DOES CLASS REALLY MATTER when it comes to the business of rock’n’roll? It is a debate that has raged for over five decades, the ideological funk it engenders encapsulated in John Lennon’s 1970 rumination, Working Class Hero.
More recently, the issue of class has reared its head once again in the treatment meted out to Mumford And Sons due to their refined accents and the company they now keep as much as for their music.
Several decades before the Mumfords were pilloried for their privileged upbringing, however, Genesis were firmly in the firing line for being public school boys who’d had the temerity to form a band. It is something that, down the years, has not sat well with the band’s former singer Peter Gabriel.
“To this day, we’ve never outgrown the snotty rich-kid thing.”
“To this day, we’ve never outgrown the snotty rich-kid thing,” he tells Mark Blake in this month’s issue of MOJO magazine, before pointing out the hypocrisy involved.
“It used to piss me off seeing all these ‘people’s hero’ musicians – like Joe Strummer – who’d come from a similar background to mine, but were keeping it quiet. In Genesis we were always very straight about where we came from, and we were middle-class, not aristocratic.”
Strummer, the son of a diplomat, was born John Graham Mellor in Ankara in 1952 and enjoyed an itinerant childhood before boarding at City Of London’s Freemen’s School, a public school in leafy Surrey. Two years older, Gabriel, whose father was an electrical engineer, attended Charterhouse School in the same county.
As they embarked on musical careers, both would seek to escape their own backgrounds via defined public personas that they sought to reinvent at different stages. They would both also develop a deep social conscience based on a sense of engagement, and a broad love of world music. If the similarities between their backgrounds are striking, then the punk explosion of ’76 ensured that their differences were dramatically accentuated.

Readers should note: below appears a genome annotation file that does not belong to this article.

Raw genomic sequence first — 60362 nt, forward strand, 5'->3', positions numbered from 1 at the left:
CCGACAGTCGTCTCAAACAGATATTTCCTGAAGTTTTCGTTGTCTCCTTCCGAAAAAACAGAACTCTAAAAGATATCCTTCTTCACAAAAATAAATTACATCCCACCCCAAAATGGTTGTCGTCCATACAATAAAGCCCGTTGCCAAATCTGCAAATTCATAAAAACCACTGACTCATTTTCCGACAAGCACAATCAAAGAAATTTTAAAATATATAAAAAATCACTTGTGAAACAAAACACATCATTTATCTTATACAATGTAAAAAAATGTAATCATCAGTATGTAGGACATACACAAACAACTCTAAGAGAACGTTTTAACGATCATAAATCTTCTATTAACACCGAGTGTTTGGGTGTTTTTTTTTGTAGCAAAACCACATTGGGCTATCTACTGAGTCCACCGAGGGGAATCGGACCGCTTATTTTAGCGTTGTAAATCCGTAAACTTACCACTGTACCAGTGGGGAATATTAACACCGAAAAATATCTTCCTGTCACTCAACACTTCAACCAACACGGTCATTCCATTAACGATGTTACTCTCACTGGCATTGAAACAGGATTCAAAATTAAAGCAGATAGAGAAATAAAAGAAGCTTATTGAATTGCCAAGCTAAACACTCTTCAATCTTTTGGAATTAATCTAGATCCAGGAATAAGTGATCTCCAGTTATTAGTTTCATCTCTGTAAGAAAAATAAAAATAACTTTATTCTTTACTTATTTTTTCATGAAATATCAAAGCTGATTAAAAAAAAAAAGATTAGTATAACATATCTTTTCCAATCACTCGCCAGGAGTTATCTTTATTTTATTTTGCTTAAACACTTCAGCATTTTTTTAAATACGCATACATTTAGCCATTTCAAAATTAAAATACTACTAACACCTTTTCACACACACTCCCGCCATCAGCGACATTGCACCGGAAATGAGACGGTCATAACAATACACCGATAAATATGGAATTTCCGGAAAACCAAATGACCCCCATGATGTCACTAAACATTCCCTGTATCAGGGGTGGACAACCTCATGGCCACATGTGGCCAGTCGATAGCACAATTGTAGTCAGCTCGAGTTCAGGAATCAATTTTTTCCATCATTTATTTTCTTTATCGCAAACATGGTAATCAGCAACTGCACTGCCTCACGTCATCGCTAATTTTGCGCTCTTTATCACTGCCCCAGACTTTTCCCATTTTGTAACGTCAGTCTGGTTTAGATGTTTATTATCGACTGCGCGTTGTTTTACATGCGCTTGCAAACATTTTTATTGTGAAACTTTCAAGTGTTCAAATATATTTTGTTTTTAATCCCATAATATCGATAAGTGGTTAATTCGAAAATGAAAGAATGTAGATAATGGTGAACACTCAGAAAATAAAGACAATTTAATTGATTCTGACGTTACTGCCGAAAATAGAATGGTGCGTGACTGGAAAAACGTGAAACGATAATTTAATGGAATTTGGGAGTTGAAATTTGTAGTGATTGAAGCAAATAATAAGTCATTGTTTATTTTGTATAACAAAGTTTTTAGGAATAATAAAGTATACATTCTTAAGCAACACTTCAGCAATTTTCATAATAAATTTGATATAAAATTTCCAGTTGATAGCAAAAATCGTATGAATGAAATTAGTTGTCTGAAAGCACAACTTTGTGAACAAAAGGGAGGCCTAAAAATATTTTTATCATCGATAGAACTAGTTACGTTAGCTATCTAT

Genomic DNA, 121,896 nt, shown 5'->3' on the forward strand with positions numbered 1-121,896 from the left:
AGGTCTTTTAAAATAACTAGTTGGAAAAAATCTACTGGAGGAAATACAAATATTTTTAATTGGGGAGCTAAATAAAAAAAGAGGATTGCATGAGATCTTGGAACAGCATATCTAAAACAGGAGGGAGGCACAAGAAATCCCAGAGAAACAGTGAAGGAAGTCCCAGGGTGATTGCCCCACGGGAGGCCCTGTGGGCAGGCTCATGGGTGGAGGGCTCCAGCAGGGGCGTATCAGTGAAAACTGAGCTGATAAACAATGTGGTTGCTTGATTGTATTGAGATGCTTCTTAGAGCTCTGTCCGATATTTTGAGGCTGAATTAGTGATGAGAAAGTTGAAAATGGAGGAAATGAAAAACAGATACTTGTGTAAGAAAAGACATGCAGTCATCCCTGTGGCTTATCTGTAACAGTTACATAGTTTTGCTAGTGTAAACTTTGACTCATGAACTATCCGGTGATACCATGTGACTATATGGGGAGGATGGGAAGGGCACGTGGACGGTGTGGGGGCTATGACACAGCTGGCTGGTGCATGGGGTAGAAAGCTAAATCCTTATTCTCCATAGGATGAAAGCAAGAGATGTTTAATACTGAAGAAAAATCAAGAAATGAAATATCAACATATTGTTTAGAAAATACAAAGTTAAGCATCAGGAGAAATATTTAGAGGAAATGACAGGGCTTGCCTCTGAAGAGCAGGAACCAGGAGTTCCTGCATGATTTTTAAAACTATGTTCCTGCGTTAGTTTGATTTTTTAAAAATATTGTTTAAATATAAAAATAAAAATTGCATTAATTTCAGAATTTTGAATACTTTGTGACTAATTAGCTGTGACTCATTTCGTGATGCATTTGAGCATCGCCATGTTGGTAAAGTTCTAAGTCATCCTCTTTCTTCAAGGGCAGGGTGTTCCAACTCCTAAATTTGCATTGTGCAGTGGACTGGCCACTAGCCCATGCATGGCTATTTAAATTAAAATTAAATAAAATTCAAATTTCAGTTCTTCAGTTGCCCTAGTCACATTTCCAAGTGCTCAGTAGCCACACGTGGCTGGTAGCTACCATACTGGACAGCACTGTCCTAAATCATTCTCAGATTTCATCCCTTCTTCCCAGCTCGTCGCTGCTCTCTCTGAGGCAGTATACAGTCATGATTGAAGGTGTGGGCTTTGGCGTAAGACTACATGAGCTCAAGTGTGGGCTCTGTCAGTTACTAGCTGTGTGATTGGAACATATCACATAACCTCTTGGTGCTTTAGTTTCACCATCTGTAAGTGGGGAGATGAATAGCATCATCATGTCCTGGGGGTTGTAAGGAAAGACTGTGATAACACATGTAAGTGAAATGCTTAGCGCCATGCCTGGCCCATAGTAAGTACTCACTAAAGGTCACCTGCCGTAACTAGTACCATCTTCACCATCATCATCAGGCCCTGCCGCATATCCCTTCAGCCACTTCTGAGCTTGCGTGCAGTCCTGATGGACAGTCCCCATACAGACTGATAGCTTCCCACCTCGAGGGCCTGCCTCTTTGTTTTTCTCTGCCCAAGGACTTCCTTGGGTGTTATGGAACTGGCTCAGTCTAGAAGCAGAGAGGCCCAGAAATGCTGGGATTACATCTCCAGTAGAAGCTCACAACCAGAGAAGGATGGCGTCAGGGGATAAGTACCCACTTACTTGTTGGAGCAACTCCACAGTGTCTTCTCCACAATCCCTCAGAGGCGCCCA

Despite his previous incarnation as a human potplant (see below, from 13m 24s), Gabriel had little problem appreciating punk’s insurrectionary intent, witnessing it first hand.
“I saw the Sex Pistols, quite by chance, at the 100 Club. There were only about 40 people in the audience, not the hundreds that have claimed to be there,” he laughs. “There was a vibe, for sure, but I preferred The Clash musically. But we were the declared opposition, what punk was there to destroy.”
These days Gabriel – who worked with Strummer on the Big Blue Ball project in the 1990s – is philosophical about the divisions engendered by punk, preferring to concentrate on the music itself.
“That’s what fascinates me – how you arrive at a song. Everything else is bullshit.”
“I’d love to have a songwriters’ event where you had the Sherman Brothers playing their songs for Mary Poppins and The Jungle Book next to Trent Reznor and Dr Dre – and everyone talking about how they put songs together. That’s what fascinates me – how you arrive at a song and the processes you go through. Everything else is bullshit. Sometimes it’s attractive, credible bullshit – but it’s still bullshit.”
Gabriel’s own song-swapping release, And I’ll Scratch Yours – the companion release to his 2010 Scratch My Back project – is due out on September 23 and he revisits his smash 1986 album So on tour the following month. Visit petergabriel.com for more information.